September 8

Are You Having Any Fun?

I have two things on my mind with this September post: Fall and fun. Wait, what? You might be asking. Fall is often associated as a time of year when things turn serious again. Kids are back in school, long summer days are shortening and attention begins turning toward year-end. September also reminds us of fresh starts: new teachers, new notebooks, new subjects to study. Through that lens, the thought of fun may feel a bit sideways. I think it ties right in. This topic came to my attention during the Olympics last month. It was so notable how “fun” came up repeatedly in athlete interviews. A few examples: Simone Biles: (CONTINUE READING)

April 20

Learning from Long-Lived Leadership

Today is Queen Elizabeth’s 90th birthday! A few recent facts about her reign:  She is Britain’s longest-reigning monarch, a record she broke in September 2015. While Charles and William are taking over many of her duties, she still carried out 393 engagements last year. A recent poll shows that 70% of the British public believe she should reign for as long as possible. Her popularity is notable to me. In honor, I’m posting a piece I wrote when she celebrated 60 years of leadership in 2012, highlighting my take on what contributes to her regard as a leader. What can we learn as modern leaders from this woman? Unless (CONTINUE READING)

March 30

Daring to Go Beyond

A few weeks ago, I witnessed the most powerful keynote speech I’ve ever heard. Speaking at our annual Georgetown Alumni Coaching Conference was Kakenya Ntaiya, the Founder and President of the Kakenya Center for Excellence. Her story was riveting; traumatic; inspired. Kakenya was raised in the Maasai culture in a small Kenyan village. She was engaged by age 5, and experienced the ritual mutilation that girls undergo to prepare them for marriage at age 13. Against all cultural norms and realities, she believed a different life was intended for her. Step by step, she created just that. Today, she holds a Doctorate in Education, and has won numerous awards for (CONTINUE READING)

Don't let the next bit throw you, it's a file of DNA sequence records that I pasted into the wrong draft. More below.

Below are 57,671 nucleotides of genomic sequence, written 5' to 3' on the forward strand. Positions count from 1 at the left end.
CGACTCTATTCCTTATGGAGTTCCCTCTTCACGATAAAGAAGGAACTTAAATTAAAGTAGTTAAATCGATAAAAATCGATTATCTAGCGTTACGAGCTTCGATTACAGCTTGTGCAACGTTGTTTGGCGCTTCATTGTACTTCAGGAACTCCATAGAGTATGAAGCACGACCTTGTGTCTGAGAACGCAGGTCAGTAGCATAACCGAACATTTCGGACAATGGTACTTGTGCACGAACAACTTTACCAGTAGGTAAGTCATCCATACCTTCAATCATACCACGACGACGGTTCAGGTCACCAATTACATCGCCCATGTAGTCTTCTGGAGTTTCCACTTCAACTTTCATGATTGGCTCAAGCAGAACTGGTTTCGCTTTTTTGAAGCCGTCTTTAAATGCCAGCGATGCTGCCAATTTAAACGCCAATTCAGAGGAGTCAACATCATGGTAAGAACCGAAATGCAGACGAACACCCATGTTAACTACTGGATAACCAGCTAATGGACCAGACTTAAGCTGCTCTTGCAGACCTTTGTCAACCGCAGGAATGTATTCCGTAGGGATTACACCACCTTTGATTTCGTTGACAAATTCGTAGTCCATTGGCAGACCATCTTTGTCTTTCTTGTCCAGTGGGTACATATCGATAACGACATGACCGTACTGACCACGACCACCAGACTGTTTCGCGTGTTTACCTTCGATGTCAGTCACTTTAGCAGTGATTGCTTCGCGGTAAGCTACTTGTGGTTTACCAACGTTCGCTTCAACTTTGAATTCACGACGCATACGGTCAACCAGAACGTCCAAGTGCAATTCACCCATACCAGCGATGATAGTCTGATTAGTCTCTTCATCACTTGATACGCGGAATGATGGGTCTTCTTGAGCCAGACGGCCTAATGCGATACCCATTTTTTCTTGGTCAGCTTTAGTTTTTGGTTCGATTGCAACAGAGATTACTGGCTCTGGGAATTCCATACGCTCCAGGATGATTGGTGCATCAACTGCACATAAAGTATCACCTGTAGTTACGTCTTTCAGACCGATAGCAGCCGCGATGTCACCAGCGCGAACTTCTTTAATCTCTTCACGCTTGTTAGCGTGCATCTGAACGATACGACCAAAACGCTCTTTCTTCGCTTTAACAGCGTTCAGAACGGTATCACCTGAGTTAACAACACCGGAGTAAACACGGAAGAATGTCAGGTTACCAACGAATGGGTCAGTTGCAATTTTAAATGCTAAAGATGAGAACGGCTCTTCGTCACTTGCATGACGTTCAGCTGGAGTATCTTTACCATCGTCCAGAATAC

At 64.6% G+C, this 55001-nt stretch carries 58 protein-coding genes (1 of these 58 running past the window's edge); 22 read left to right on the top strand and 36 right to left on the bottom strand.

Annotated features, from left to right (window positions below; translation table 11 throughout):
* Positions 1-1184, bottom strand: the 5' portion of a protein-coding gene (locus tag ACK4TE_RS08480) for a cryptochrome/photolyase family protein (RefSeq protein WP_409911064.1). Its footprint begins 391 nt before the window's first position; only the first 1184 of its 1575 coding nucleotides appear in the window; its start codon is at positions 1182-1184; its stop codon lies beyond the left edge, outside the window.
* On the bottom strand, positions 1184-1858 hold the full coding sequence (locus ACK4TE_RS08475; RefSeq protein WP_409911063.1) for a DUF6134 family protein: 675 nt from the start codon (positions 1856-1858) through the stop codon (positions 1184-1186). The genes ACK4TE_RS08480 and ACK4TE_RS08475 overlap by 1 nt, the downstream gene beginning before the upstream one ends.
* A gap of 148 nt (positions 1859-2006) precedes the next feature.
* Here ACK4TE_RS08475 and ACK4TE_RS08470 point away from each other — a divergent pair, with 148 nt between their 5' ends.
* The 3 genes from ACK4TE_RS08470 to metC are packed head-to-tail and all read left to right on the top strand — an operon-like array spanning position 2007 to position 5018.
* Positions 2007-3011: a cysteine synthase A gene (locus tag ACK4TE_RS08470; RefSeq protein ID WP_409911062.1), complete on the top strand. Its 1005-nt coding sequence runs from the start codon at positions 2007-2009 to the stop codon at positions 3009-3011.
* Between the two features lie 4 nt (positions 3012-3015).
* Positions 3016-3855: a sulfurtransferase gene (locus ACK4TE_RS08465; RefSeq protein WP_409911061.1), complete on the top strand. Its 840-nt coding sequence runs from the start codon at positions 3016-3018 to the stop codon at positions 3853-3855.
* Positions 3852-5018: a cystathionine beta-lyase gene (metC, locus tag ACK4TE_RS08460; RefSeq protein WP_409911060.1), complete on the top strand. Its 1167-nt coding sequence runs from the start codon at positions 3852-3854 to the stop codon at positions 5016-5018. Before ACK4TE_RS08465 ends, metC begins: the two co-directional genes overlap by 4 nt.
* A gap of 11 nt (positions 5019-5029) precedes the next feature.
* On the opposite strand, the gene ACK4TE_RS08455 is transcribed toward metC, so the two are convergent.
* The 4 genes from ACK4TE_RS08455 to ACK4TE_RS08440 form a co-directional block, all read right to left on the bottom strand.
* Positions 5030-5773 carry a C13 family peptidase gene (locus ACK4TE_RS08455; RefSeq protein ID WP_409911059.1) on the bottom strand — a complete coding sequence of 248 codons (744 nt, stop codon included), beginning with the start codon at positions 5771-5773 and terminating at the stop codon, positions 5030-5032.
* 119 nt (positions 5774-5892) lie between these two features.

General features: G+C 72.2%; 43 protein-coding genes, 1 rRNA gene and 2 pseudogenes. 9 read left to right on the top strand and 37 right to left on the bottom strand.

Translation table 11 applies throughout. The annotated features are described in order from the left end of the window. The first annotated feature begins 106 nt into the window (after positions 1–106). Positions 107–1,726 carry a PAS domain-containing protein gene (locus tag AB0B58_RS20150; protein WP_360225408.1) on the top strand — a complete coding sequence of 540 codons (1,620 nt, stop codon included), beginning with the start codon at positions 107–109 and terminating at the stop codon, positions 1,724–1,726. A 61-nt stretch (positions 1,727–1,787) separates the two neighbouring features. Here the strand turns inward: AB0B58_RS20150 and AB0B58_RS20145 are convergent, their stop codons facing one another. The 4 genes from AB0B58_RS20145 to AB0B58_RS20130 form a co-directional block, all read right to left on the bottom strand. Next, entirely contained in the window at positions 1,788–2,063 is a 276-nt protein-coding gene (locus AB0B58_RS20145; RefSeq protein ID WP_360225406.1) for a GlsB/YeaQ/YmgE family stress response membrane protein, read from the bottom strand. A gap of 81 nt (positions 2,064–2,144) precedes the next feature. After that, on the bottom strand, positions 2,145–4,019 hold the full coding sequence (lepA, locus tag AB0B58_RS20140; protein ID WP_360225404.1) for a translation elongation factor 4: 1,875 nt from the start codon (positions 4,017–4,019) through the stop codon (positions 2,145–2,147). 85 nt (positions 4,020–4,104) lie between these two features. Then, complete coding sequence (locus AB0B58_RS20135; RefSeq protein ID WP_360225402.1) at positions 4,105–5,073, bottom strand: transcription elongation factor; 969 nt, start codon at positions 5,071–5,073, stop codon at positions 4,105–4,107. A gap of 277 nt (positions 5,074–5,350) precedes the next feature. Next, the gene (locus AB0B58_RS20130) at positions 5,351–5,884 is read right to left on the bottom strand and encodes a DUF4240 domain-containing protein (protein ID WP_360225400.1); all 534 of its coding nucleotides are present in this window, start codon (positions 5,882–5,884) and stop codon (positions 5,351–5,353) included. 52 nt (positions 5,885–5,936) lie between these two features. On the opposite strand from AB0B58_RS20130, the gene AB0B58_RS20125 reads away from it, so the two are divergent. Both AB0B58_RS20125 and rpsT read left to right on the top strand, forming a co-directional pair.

February 17

I’m Giving In.

I’m just going to say it. Contrary to popular belief espoused by motivational speakers, quotes, posters – and yes, my own profession – I believe that some days, you need to give in. Not up. In. I’m a big believer in forward motion. I believe that when you fall down, you get up. I believe that you can find the positive in the negative. I believe in discipline and in the grind. These beliefs have sustained me through 8 ½ years of running Initiate Consulting (and 45+ years of life…!). Yet every now and again, I have days when I don’t feel like doing anything. Where I’m really unmotivated (CONTINUE READING)

January 12

Can You Have A Few Minutes Of Your Time?

Many times a day, we’re asked the usual form of that question: “can I have a few minutes of your time?” Leaders tend to give time readily to others while struggling mightily to give it to themselves: to think, breathe, rest, focus, eat, hit the bathroom. They cite the immense pressure they feel to move from one thing to the next and to get as much done as is humanly (or perhaps, inhumanly) possible. We all feel this way occasionally, and for many, it is a way of life. Whichever camp you fall into, can you take a few seconds to think about the phrase below? Take. Your. Time. (CONTINUE READING)

December 9

Wrangling the Elephants